Thursday, 24 November 2011

High immigration could drive Britain's population to 77million by 2035

Britain's population could rise by a quarter to more than 77million in just 25 years if high levels of migration continue, according to official estimates released yesterday.

They projected a population of 77.7million by 2035 – nearly 16million more than now – if high immigration continues alongside rapidly rising birthrates and increased life expectancy.

It means that the country would have to find room for an additional 650,000 people – the population of a city the size of Glasgow – every year between now and 2035.
Figures suggest the projected 70million population mark could be hit in Britain far sooner than first predicted

Figures suggest the projected 70million population mark could be hit in Britain far sooner than first predicted

The estimates were released at a time of growing concern over fast-rising population levels and their impact on overcrowded England, which is already the most densely populated country in Europe.

The figures suggest that the 70million population mark – the level at which many believe stresses on housing, transport, education, health, power and water will become too great – could be hit far sooner than the current prediction of 2027.

The new projections were published by the Office for National Statistics.

Last month, the ONS put out ‘principal projections’, which said that the population was set to grow by just under 500,000 a year for the next 25 years, reaching 73.2million from the current 62.2million in 2035.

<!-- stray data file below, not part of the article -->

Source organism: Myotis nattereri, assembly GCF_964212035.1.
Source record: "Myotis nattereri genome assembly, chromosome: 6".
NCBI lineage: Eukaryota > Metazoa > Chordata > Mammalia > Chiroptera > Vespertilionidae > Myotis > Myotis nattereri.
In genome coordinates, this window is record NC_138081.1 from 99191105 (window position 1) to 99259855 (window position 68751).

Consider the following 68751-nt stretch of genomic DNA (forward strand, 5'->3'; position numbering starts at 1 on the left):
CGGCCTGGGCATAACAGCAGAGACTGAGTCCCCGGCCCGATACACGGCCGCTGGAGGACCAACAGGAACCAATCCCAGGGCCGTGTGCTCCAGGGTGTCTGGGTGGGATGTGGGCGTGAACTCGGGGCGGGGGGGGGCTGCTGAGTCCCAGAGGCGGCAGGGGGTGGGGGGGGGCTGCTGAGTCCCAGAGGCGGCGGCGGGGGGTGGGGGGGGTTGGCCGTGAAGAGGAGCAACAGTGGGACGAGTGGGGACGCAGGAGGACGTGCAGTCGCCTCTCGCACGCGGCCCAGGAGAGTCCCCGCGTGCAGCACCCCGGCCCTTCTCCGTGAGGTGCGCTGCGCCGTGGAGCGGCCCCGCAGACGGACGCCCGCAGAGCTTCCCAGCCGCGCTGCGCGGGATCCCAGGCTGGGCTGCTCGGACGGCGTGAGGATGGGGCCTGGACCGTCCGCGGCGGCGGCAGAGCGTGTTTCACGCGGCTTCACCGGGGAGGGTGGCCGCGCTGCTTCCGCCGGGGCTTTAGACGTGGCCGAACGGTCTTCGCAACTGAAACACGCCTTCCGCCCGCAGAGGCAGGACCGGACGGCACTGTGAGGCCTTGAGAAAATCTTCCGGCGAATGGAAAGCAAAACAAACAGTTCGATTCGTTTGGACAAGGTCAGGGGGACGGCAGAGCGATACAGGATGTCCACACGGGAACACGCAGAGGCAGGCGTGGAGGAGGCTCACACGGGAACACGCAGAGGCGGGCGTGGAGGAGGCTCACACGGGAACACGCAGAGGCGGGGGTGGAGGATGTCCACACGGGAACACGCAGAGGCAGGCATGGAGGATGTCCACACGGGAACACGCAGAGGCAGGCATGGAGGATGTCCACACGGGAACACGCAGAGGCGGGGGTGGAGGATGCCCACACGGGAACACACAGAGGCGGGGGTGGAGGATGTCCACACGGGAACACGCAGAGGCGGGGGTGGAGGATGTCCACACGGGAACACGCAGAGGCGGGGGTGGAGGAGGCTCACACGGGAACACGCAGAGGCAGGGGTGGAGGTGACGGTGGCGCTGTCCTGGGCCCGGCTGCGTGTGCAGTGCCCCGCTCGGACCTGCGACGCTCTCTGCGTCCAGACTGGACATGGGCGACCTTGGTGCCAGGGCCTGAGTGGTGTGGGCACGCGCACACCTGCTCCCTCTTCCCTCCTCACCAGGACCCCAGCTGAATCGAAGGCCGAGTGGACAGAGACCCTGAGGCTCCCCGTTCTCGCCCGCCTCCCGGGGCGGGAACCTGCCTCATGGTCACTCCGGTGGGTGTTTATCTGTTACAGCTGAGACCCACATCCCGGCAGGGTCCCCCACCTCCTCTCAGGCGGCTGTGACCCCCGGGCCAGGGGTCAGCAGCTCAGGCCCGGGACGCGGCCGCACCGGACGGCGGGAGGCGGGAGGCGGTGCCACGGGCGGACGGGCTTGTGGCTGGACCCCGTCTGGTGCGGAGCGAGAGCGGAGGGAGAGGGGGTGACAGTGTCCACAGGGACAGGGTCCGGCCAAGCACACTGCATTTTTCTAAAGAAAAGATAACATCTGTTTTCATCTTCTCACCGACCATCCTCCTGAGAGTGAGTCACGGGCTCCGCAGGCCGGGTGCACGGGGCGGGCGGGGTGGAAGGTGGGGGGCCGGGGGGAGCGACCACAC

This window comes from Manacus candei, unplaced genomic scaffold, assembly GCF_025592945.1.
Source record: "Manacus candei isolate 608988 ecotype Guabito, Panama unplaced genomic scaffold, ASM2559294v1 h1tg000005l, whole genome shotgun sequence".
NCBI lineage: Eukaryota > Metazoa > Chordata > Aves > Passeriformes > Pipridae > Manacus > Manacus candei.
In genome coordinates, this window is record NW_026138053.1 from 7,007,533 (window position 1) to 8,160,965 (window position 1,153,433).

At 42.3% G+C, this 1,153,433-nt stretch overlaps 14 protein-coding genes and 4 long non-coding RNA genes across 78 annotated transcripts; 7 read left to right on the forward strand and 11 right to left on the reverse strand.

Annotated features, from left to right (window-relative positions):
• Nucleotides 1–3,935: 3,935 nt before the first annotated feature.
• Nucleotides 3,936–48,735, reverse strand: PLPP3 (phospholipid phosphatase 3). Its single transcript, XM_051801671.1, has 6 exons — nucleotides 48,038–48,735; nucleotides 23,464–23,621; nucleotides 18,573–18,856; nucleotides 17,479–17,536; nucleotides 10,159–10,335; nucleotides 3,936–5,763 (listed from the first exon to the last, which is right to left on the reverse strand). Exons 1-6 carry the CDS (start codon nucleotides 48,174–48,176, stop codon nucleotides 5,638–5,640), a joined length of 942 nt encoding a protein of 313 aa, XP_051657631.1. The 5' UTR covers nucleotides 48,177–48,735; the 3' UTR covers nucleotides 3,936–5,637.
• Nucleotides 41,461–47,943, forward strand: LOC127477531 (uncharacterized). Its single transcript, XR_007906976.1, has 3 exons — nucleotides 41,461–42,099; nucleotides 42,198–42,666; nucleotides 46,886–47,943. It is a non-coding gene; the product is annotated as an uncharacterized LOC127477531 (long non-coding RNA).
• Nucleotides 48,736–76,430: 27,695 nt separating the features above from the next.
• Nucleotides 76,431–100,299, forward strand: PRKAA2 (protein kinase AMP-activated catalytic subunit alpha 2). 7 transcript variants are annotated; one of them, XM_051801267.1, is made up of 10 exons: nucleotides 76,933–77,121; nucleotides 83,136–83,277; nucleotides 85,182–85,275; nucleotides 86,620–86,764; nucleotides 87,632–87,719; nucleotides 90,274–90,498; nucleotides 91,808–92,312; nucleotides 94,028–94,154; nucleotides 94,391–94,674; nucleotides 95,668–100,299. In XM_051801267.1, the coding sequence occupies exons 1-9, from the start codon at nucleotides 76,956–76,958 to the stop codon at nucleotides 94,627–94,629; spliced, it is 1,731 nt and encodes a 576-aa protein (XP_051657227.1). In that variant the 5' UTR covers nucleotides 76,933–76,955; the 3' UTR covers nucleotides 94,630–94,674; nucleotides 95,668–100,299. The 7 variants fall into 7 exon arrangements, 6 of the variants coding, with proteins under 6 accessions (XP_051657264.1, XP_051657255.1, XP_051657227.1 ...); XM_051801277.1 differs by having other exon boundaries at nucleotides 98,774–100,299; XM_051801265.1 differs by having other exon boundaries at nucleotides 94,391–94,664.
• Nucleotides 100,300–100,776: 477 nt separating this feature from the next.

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Yesterday it published ‘variant population projections’ which ‘are intended as plausible alternatives to the principal assumptions,’ it said. Based on the highest expected immigration, fertility and life expectancy levels, these put numbers in the country at 77,746,000 in 2035, and nearly 95million by 2060.

By that stage Britain would have overtaken Germany as the most populous country in Europe.

If maintained over the following decades, that rate of population increase would mean numbers reaching nearly 137million in 100 years – more than doubling over a century.

Over the past 100 years, the population has grown by around 50 per cent.

The higher projected increase depends heavily on rates of immigration remaining similar to those currently being recorded.

In 2010 net migration – the number of people coming into the country to live minus the number emigrating – was 239,000. New figures released today may show even higher migration rates.

However, the ONS said that if migration is curbed, the population will be much lower.

Yesterday’s analysis said that if net migration is reduced to zero, the population will never reach the 70million landmark.

With zero net migration, but fertility rates and life expectancy continuing to go up according to mainstream expectations, there will be 65,740,000 people in the country in 2035, and this will gradually fall to below 58million in 2110.

The Coalition has pledged to reduce net migration to below 100,000 a year – the levels seen in the 1990s – though some analysts suggest a level of 150,000 a year is manageable.

Sir Andrew Green, chairman of think-tank Migration Watch, said: ‘ONS data confirms the shocking fact that the UK population is projected to hit 80million by 2056, overtaking Germany in the process – even though we have far less space. We must get net migration down to below 40,000 to stabilise our population below 70million. Anyone who suggests that net migration of 150,000 will do has simply not looked at the facts.’

n The Downing Street ‘e-petition’ demanding action to prevent the population reaching 70million has been signed by almost 125,000 people.

The campaign, organised by Migration Watch, passed the 100,000 mark in less than one week – meaning MPs can now ask for a backbench debate on what steps are needed to bring immigration under control.

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